Arnold just turned two and we survived! Ed and I are busy, like any family, juggling work schedules, Arnold’s routine, family and fun. But it’s a glorious chaotic mess. We are out of the firsts and moving onto the seconds, about to tackle toilet training!
What made you decide to pursue arts, media and comms at uni?
I loved writing. I scored a perfect 50/50 for literature, classics, philosophy and english in VCE. I won the John Marsden award for creative writing and was mentored by John himself for many years. I loved creative writing but also media. Back then media was very different. No social media. I studied print journalism and broadcast. Both have come in handy as I still write so much, everything from my tiffxo blog, magazine articles, books, EDMs, fitness programs. Even though I gave away journalism after I worked in my first TV job, I still use those skills every day.
You have such a diverse career across both writing and fitness. Your love of fitness came from your own mother. Tell us more about her.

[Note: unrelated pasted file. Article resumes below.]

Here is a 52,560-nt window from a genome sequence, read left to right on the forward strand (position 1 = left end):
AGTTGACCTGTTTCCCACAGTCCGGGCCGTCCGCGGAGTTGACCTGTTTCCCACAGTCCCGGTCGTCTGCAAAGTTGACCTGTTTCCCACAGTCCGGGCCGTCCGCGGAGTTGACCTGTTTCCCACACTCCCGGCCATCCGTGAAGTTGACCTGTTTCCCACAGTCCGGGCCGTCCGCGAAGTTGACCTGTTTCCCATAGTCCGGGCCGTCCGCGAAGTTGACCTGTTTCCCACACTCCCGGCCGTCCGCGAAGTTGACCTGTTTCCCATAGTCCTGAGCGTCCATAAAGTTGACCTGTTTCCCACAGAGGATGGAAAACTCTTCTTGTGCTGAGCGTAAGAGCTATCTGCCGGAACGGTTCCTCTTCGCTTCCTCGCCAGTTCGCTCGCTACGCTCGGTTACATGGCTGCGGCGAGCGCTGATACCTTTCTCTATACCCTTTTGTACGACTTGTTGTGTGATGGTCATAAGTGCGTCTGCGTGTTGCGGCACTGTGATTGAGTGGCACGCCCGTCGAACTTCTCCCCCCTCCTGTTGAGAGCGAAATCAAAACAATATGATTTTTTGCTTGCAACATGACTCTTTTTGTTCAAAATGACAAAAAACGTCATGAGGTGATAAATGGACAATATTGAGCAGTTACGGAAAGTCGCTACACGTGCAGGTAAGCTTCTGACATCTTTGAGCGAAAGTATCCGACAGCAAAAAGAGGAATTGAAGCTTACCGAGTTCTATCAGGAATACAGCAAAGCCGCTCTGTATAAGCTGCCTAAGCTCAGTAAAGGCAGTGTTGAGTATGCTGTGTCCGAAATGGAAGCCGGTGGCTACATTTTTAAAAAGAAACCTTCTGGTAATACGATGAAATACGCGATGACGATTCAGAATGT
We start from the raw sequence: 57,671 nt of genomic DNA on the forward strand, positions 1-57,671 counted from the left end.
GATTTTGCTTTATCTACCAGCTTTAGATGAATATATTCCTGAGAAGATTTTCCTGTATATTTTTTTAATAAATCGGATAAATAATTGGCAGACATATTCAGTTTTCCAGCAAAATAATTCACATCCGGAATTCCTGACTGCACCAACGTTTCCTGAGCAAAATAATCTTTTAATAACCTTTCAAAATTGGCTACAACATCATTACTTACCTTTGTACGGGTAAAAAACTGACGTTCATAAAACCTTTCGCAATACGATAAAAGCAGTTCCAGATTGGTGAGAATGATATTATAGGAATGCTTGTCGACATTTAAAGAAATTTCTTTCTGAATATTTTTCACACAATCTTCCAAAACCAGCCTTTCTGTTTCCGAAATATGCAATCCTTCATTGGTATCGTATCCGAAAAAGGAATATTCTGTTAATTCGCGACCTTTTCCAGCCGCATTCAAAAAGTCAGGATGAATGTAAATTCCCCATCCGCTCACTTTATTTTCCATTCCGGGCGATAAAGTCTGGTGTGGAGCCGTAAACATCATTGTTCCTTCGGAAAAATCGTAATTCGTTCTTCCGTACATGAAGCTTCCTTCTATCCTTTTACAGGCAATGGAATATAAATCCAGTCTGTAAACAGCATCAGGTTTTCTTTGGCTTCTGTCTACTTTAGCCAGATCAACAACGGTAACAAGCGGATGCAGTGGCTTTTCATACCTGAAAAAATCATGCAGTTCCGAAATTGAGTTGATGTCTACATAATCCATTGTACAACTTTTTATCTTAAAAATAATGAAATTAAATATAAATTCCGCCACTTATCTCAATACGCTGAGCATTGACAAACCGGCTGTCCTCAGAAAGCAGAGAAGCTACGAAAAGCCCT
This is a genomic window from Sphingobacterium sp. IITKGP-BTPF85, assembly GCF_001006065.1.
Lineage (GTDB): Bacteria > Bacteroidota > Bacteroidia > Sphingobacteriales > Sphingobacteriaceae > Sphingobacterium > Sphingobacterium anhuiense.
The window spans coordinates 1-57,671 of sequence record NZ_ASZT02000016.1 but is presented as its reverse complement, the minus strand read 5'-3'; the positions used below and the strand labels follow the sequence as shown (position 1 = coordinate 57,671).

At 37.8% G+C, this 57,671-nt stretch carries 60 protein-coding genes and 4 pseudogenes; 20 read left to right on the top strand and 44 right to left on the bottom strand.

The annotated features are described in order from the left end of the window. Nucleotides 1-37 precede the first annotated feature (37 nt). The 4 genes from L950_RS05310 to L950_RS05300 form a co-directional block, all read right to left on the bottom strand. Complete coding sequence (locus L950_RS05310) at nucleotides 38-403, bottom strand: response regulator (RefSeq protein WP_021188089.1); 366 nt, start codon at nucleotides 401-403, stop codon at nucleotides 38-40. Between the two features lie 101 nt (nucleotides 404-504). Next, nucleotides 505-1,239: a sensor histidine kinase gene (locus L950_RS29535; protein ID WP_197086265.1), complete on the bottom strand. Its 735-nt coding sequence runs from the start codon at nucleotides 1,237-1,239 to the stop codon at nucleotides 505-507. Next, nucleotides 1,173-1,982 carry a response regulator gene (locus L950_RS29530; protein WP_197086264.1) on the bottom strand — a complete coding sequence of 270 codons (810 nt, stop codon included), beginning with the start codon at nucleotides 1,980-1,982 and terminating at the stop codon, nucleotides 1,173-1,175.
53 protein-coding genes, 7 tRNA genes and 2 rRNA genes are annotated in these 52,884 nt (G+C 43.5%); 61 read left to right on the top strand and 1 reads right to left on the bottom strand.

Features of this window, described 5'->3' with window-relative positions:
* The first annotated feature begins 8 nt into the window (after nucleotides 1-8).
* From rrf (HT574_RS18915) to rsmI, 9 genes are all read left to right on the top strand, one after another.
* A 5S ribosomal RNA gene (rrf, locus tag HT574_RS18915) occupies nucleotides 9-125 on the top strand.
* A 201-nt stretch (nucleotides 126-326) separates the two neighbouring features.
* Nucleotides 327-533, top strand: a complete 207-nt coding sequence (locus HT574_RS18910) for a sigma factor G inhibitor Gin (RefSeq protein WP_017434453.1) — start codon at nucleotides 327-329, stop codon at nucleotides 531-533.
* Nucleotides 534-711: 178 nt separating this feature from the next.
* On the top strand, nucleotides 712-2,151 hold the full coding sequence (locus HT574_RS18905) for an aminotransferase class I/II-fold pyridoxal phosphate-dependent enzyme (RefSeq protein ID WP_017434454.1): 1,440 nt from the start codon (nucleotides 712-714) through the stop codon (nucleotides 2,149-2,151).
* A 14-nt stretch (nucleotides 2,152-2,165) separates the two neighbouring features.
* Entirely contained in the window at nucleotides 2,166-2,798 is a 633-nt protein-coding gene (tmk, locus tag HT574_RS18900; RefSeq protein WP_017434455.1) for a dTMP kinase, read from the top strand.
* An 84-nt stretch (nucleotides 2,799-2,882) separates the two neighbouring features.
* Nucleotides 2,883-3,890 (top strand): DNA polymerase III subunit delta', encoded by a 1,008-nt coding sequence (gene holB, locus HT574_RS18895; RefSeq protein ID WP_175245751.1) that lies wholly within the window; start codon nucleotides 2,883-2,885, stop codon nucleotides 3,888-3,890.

Mum was one of the first females to earn her black belt qualification in a male dominated sport. She has taught women fitness and been all about empowering women for decades. I grew up watching the effects of her training women – they always left class smiling, feeling more confident and telling her things like ‘they had more guts’. Guts to go for a work promotion, buy a house, put themselves out there. So it wasn’t just the ‘physical’ mum was impacting, I saw her shifting women’s ‘mindsets and self-esteem’. That’s what I wanted to do. I wanted to impact women’s self worth. Mum role modelled healthy eating and exercise but none of it was strict. She walked her talk, but she was was all about fun and loving food. No deprivation of food or exercise by punishment. It was never about working out to ‘look’ good, but working out to ‘feel’ good.